All posts by AIRheads/EH

The hours

An US Air Force F-16D seen at Luke Air Force Base in October 2000. This is a similar aircraft to the US F-16 that hit 7,238 flying hours, many more then any Dutch F-16 has ever clocked. (Image © Elmer van Hest)
An US Air Force F-16D seen at Luke Air Force Base in October 2000. This is a similar aircraft to the US F-16 that hit 7,238 flying hours, many more than any Dutch F-16 has ever clocked. (Image © Elmer van Hest)

There is an ongoing shady discussion in the Netherlands about a speedy replacement of the current F-16s with spankin’ new F-35A Lightnings. Shady, because it partly revolves around the number of flying hours the F-16s clocked up so far. We crunch some numbers and find out some numbers are far more impressive than others.

Just take a quick look at this stuff, the answer of the Dutch Ministry of Defence on questions from Dutch parliament about the number of flying hours per Dutch F-16. It shows that the aircraft with registration J-637 is the champion of all, having flown 4,893 flying hours already by December 2011. That’s a lot … Until we read this, about an USAF F-16 that happily flew 7,238 hours. This is stuff we love!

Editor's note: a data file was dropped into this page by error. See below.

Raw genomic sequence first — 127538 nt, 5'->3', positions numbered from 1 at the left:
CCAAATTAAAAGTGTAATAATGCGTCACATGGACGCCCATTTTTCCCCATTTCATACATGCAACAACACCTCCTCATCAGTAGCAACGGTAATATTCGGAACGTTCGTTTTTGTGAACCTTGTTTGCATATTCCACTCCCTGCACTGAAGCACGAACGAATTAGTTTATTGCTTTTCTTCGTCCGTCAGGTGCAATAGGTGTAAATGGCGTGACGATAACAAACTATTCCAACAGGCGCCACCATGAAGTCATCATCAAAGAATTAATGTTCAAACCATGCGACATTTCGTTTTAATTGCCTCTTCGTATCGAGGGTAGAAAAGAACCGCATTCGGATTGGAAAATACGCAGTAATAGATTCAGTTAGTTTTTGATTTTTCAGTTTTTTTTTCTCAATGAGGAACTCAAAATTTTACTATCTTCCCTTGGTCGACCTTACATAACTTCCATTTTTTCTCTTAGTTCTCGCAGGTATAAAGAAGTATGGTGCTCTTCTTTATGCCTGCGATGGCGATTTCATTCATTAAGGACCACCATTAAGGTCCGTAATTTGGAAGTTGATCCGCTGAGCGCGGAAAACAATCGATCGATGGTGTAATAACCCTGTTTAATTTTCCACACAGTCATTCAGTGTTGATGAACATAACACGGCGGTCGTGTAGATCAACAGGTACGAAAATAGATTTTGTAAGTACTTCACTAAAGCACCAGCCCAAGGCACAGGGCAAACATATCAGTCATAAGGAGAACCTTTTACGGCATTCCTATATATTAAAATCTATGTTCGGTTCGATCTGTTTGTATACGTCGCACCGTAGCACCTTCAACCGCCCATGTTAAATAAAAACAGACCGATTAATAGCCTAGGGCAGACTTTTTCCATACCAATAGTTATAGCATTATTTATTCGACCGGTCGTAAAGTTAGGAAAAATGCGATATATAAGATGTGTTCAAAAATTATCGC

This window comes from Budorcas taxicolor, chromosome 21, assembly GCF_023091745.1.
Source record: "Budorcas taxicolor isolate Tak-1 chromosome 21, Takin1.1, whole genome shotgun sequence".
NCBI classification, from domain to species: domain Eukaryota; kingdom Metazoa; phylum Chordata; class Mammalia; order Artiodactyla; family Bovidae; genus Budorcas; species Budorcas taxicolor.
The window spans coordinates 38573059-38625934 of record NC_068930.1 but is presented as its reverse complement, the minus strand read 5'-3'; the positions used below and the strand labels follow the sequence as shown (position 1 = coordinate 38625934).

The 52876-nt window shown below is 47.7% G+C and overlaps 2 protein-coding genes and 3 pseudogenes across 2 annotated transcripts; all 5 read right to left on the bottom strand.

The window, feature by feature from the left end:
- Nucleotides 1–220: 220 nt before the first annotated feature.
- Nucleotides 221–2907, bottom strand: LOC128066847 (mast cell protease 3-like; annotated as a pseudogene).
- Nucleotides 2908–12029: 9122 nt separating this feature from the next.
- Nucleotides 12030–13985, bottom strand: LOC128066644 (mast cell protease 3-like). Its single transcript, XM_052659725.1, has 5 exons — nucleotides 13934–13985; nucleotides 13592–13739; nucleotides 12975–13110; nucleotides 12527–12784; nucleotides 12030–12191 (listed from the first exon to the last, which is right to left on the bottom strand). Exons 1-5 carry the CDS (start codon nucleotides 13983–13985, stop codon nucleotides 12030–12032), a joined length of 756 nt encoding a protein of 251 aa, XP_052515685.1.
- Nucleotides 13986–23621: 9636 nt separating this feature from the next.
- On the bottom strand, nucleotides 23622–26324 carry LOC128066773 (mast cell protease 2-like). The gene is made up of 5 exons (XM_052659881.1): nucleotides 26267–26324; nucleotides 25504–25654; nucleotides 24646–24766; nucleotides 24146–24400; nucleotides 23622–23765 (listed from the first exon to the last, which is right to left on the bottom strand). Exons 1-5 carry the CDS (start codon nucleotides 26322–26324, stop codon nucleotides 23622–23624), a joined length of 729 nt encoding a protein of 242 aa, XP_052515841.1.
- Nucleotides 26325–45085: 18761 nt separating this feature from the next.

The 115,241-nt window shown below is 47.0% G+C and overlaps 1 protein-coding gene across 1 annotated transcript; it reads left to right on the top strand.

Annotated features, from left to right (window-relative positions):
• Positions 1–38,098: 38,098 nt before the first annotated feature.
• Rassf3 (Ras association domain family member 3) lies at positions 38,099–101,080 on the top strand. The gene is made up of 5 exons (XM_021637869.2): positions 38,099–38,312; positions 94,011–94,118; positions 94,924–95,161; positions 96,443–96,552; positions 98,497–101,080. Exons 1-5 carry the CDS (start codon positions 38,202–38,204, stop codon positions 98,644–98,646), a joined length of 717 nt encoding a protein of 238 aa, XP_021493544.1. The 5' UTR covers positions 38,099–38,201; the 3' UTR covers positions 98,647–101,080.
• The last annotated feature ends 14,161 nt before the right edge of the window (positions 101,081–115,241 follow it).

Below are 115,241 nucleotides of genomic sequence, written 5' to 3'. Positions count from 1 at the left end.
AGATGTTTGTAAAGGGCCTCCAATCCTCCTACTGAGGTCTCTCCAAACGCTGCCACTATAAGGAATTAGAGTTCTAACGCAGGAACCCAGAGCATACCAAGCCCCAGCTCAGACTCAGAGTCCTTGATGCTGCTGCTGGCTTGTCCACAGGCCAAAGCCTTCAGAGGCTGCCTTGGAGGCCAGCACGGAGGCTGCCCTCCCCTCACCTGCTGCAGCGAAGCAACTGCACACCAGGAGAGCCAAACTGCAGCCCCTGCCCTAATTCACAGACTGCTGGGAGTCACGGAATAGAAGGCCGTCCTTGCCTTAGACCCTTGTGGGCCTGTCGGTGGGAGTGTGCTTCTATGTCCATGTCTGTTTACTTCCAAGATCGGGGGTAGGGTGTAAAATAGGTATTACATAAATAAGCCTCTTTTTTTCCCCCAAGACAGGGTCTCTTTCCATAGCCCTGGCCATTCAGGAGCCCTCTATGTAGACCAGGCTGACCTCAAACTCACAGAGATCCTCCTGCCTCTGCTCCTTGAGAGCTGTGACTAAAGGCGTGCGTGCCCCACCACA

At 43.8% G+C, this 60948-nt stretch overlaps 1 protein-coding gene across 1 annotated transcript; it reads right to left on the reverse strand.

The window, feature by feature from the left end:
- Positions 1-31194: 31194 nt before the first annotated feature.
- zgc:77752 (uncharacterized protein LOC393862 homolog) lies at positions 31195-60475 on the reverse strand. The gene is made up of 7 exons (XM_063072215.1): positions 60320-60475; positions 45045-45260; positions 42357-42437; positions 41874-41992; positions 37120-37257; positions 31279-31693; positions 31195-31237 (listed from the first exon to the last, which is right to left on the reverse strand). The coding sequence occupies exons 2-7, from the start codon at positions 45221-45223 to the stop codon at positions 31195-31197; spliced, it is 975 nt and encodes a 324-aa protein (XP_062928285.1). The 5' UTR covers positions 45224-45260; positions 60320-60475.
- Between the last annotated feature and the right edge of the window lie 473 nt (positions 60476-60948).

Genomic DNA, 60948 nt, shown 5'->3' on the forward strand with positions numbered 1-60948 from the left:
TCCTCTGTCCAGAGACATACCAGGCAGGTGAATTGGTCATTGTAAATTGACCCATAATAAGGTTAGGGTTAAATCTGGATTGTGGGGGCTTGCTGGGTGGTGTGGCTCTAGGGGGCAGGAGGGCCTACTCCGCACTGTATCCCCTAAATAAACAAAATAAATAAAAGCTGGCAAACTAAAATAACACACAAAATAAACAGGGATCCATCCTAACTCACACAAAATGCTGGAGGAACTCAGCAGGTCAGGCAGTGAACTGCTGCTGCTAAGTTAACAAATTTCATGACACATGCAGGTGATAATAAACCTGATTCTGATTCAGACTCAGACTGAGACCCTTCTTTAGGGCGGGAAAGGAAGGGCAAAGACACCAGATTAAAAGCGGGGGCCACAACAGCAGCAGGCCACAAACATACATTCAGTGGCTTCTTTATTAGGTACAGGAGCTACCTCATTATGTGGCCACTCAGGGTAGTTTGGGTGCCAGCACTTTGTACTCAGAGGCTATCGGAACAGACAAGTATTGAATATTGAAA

Yearly, each Dutch F-16 spends 180 hours in the air – give or take a few hours – so our hero J-637 now probably has over 5,000 flying hours. The Dutch MoD claims that its Fighting Falcons are getting old and require more and more maintenance.

Sounds logical. But why then is an American F-16 of similar age – the US high-flyer was delivered in 1984, while J-637 was delivered the year before – capable of spending 7,238 hours in the air while the Dutch fighters apparently start falling apart after 4,500 hours or so. Upgrades such as Pacer SLIP and Falcon Up should have prolonged service life beyond 6,000 flying hours, and have been costing the Dutch taxpayers millions and millions of euros. A service life of 8,000 hours was even mentioned back then. Recent updates to newer US aircraft even go as far as to give 10,000 hours of life for each airframe.